It's a Bluetiful World

Blueberries trek around the globe, enhancing menus and delighting palates along the way.

Experimenting with new ways to use ingredients in innovative preparations is simply part of the everyday for chefs across the country. Chefs become gourmet tour guides, taking guests on culinary adventures all over their menus. And when America’s #1 preferred berry1 – the blueberry – is along for the ride, it gives guests something familiar to hold onto while their taste buds take flight. 

During a culinary immersion program held by U.S. Highbush Blueberry Council, Chef Jamie Simpson of The Culinary Vegetable Institute had the opportunity to experiment extensively with the berry as he led a group of chefs in their culinary adventures. 

Chef Jamie says, “Pairing foods with blueberries using volatile organic compounds exclusively uncovered unexpected natural affinities. We found a range of useful pairings from lovage to bay leaves to coriander seed to hyssop.”

Of course, the possibilities for creativity become virtually limitless when you consider the many pure forms blueberries can take, from fresh to pureed, frozen to dried, freeze-dried to powdered. And with 59% of consumers interested in a wider variety of world cuisines2 these days, it pays to experiment with them all. Buckle up…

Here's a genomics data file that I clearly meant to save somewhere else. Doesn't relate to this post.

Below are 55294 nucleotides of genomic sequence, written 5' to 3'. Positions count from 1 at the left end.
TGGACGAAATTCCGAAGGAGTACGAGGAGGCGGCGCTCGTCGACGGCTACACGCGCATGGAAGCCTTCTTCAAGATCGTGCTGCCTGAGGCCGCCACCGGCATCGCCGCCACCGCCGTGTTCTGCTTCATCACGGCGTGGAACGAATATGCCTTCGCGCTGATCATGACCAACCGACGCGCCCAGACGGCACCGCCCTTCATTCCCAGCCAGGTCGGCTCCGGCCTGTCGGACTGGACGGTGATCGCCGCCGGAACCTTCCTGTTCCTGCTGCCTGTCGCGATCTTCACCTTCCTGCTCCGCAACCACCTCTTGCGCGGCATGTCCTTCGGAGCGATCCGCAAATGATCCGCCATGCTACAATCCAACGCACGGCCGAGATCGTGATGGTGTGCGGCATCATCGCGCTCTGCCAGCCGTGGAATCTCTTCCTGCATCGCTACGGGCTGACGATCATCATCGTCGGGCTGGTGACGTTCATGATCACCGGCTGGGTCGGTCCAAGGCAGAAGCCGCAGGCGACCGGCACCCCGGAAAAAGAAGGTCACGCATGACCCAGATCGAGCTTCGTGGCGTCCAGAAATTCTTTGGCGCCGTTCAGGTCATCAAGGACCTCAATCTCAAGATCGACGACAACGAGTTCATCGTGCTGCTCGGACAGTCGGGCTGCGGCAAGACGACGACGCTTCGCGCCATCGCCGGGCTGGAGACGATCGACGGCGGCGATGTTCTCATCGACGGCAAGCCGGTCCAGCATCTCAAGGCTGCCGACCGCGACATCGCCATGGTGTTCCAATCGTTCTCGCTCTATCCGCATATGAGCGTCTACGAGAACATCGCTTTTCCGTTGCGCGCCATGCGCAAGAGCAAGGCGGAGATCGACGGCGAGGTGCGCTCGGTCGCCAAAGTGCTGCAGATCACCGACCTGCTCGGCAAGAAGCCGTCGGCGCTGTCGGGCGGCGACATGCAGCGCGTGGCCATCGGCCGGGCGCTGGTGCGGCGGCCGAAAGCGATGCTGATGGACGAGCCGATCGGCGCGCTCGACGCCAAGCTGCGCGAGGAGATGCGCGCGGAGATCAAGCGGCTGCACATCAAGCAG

American Roots with Global Branches

Let’s begin our trip as a sweet blueberry glaze makes its way onto a Japanese menu as part of the playful Tropical Paradise Roll at Umi Sake House in Seattle. Keep a close eye on the trail of fresh blueberries as they dance in a salsa with grilled pineapple atop Mexican goat empanadas at Girl and The Goat in Chicago. As our flavors traipse around the globe, from culture to delicious culture, we spot a fruit-studded twist on an Indian classic, the Blueberry Lassi at Passage to India in Harrisburg, PA, offering a welcome reprieve from a spicy, curried feast.

Despite their use in a broad range of applications in cuisines spanning the globe, the majority of the world’s blueberries are harvested right here on U.S. soil. With blueberries being a zero-waste ingredient in the kitchen with year-round availability, plus the many health benefits, it’s no wonder 52% of consumers perceive a menu item with blueberries as “more appealing” than similar items that do not contain blueberries1 and 39% of operators agree that their customers are more likely to purchase menu items containing blueberries3.

The No. 52 at Meril New Orleans featuring a house-made blueberry shrub.
PHOTO: Gabrielle Geiselman Malone

Not Without a Nightcap

Tuck inside Meril in New Orleans to taste an Italian cocktail called the No. 52, featuring bourbon, a house-made blueberry shrub, hibiscus syrup, Cocchi Americano and barrel-aged Peychaud’s bitters. The unmistakable flavor of a blueberry, with its slightly tart exterior and sweet juice can accent so many flavors from around the world without overpowering the composed dish or cocktail.

If, after this world tour of flavors, dessert is still on the table, consider a visit to LOCAL in Dallas for a taste of their warm blueberry cake with Madeira-spiked blueberry compote. The Madeira wine’s Portuguese origin adds a global finish to a comfortingly sweet ending. 

1U&A Study conducted by SMS Research on behalf of the U.S. Highbush Blueberry Council, 2017 
2“Blueberries + The World of Food Trends” presentation by Menu Matters, 2018
3“Blueberries in Foodservice” USHBC Operator Omnibus conducted by Datassentials, 2019